On Sunday, February 11, during ALA Midwinter YALSA sponsored two sessions on the Teen Services Competencies for Library Staff.
The first session was facilitated by University of Maryland College of Information Studies Associate Professor, Mega Subramaniam. In this quick 90 minutes LIS faculty discussed how they can integrate the dispositions, skills, and knowledge that are the focus of the Competencies into the pre-service and in-service library staff educational setting. The conversation included review of a current syllabus – the syllabus that Mega is using for a Design Thinking course – and considering where the syllabus helps students to gain skills and knowledge highlighted in the Competencies and where changes and additions might be made in order to help students achieve what is outlined in the Competencies. The small group discussed how the Competencies aren’t just about the activity of library staff but also about infrastructure and systems of/in libraries – including job descriptions and internal and external policies. They also brainstormed ways their own syllabi could be revised to support the ideas in the Competencies.
Towards the end of the session, Sandra Hughes-Hassell, YALSA President and Professor at the University of North Carolina Chapel Hill School of Information and Library Science, reminded the group that at the LIS level, instructors don’t need to focus on the bits and pieces of the Competency content areas. Instead they need to support students in being able to demonstrate what is outlined in the Competencies.
The second session on Sunday focused on how library staff can gain and/or demonstrate the Competencies in their work with community, youth, families, and colleagues. The session included short presentations:
- Mary Hastler, CEO of the Harford County (MD) Library, discussed how the Competencies can be used in on-boarding and evaluation. In on-boarding, as library staff begin working in the System, the Competencies can be used as a tool to help staff understand the work they will be doing and what expectations are of that work. And, speaking of expectations, Mary also mentioned that they Competencies are a good evaluation tool in assessing the work of library staff.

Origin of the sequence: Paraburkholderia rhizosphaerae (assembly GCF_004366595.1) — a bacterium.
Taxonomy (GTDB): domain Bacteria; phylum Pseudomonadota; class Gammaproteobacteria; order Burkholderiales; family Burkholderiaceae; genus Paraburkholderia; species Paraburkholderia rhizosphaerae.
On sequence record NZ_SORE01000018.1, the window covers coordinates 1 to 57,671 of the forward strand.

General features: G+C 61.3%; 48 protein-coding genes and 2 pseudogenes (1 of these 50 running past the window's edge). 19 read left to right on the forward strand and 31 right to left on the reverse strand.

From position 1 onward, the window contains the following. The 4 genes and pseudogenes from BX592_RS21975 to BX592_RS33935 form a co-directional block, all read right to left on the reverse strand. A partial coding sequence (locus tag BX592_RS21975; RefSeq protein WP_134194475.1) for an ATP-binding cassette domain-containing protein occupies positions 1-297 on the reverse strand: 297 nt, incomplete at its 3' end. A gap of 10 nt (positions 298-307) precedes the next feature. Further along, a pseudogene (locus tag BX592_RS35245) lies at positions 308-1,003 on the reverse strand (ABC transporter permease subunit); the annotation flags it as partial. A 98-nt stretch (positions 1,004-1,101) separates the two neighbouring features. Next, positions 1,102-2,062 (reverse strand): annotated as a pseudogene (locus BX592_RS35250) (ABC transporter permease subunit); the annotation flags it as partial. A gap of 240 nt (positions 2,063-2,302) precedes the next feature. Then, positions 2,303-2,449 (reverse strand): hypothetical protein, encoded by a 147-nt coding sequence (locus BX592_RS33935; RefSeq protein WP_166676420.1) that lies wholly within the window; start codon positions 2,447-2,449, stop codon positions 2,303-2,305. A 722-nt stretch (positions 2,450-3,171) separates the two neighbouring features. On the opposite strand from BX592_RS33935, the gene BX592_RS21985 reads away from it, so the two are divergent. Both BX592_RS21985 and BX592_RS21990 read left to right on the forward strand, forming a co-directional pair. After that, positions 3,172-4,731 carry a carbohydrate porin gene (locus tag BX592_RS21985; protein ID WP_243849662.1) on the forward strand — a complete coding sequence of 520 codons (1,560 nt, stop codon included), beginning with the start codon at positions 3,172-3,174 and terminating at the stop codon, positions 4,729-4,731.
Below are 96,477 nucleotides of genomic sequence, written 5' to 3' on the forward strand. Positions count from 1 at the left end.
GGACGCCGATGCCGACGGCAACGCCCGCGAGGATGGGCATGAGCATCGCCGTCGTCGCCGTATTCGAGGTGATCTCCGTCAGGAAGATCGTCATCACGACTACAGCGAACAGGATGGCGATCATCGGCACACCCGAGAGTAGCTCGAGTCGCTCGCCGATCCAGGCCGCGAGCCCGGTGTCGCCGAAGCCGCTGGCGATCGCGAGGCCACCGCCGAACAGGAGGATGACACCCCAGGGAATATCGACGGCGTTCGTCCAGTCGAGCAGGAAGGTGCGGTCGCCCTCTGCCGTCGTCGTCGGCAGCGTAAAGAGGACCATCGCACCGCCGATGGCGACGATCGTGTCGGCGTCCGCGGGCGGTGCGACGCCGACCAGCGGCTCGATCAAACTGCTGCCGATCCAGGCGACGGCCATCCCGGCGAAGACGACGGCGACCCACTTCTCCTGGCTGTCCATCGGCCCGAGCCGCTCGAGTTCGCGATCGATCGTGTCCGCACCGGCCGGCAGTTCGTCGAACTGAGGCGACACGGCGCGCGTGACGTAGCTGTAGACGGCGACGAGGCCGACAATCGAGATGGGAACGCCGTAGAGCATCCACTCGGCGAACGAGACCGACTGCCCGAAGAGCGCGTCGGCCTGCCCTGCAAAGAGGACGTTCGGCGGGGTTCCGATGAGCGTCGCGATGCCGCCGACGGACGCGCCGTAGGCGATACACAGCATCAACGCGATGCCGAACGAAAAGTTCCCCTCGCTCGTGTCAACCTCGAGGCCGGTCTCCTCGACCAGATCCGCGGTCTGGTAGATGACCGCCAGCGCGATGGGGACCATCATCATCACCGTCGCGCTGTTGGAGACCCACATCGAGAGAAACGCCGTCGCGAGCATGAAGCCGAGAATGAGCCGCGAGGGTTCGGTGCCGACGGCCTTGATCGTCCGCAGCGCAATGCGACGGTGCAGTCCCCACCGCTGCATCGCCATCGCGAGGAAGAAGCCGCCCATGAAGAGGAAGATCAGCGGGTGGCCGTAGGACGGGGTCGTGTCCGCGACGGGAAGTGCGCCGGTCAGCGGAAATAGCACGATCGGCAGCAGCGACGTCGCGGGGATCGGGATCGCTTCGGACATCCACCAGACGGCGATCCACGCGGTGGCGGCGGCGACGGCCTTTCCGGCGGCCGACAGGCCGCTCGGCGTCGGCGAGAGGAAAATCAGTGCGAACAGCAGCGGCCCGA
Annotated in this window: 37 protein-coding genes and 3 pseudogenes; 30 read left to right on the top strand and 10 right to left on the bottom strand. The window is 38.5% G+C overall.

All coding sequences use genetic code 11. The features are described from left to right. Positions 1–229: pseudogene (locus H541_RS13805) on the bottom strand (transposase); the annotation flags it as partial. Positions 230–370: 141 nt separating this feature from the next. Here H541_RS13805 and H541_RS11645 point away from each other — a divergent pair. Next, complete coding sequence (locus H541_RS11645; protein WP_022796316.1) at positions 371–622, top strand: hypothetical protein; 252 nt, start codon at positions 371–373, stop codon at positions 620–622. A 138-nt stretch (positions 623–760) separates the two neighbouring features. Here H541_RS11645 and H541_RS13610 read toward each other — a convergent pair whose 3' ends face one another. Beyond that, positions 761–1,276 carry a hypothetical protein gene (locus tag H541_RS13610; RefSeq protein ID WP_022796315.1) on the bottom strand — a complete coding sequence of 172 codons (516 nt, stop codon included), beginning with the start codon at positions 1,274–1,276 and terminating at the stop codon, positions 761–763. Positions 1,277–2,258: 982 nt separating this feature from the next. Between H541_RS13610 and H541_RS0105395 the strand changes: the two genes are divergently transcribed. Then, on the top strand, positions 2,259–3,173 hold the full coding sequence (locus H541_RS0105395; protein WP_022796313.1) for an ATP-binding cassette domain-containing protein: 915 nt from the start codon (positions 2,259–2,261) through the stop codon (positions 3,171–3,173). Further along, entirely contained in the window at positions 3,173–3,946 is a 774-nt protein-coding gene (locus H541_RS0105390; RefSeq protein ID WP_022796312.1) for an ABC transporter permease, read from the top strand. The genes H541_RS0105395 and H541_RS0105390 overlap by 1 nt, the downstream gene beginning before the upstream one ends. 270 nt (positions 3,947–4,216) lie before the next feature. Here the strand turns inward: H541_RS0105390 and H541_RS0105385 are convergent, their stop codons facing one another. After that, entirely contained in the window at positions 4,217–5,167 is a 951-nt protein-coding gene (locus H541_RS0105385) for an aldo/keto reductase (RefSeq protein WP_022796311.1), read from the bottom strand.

- Jack Martin, Executive Director of the Providence (RI) Public Library, spoke about the projects taking place in his library that reflect the dispositions, knowledge, and skills of library staff. These projects include the library’s Teen Squad, Rhode Coders, and MyCity My Place programs. For each of these staff have to bring youth development, youth voice, cultural competence & responsiveness, and community and family engagement to the fore.
- Kate McNair, Teen Services Coordinating Librarian at the Johnson County (KS) Library, reminded session participants that the ideas expressed in the Competencies are a continuation of those that are a part of the YALSA Future of Library Services for and with Teens: A Call to Action (commonly referred to as the Futures Report). Kate highlighted that the staff she works with has worked towards the Competencies since the Futures Report was published. Now Kate is working with staff on the ideas brought forth in the Outcomes & Assessment Competencies area. The work being done at the Johnson County Library supports staff moving from the Developing level of the Competencies to the Transforming level.
- Heather Dickerson, Teen Services Librarian at the Helena (MT) Library, spoke about how she had to let go of her own ego when reviewing the Competencies and determining where she needed and wanted to develop more skills and knowledge. She discussed how the Competencies have helped her to set priorities in relation to the library’s strategic plan. Heather also explained how she brought the Competencies to community members and teens and asked them to talk with her about how the Library is doing in the various content areas.
Following the presentations participants broke into small groups to discuss one content area of the Competencies. There was a lot of interesting discussion during this time (there was not enough time). With groups highlighting that the Competencies:
- Demonstrate the need to reframe and expand what learning looks like.
- Point to the reality that fun is not the end goal of the work that we do with and for teens. Fun can be an entry point but should not be the ultimate impact library staff work towards.
- Highlight that youth voice is key to success and that youth need opportunities to have a voice in the community and in activities that move communities forward
- Support the need to do a better job in providing equitable access to teens.
The Midwinter sessions are just one example of the ways YALSA is providing library staff with opportunities to learn about and explore how to use the Competencies. Free monthly webinars and Tweet chats start next month. Stay tuned for information on related sessions at Annual Conference in New Orleans.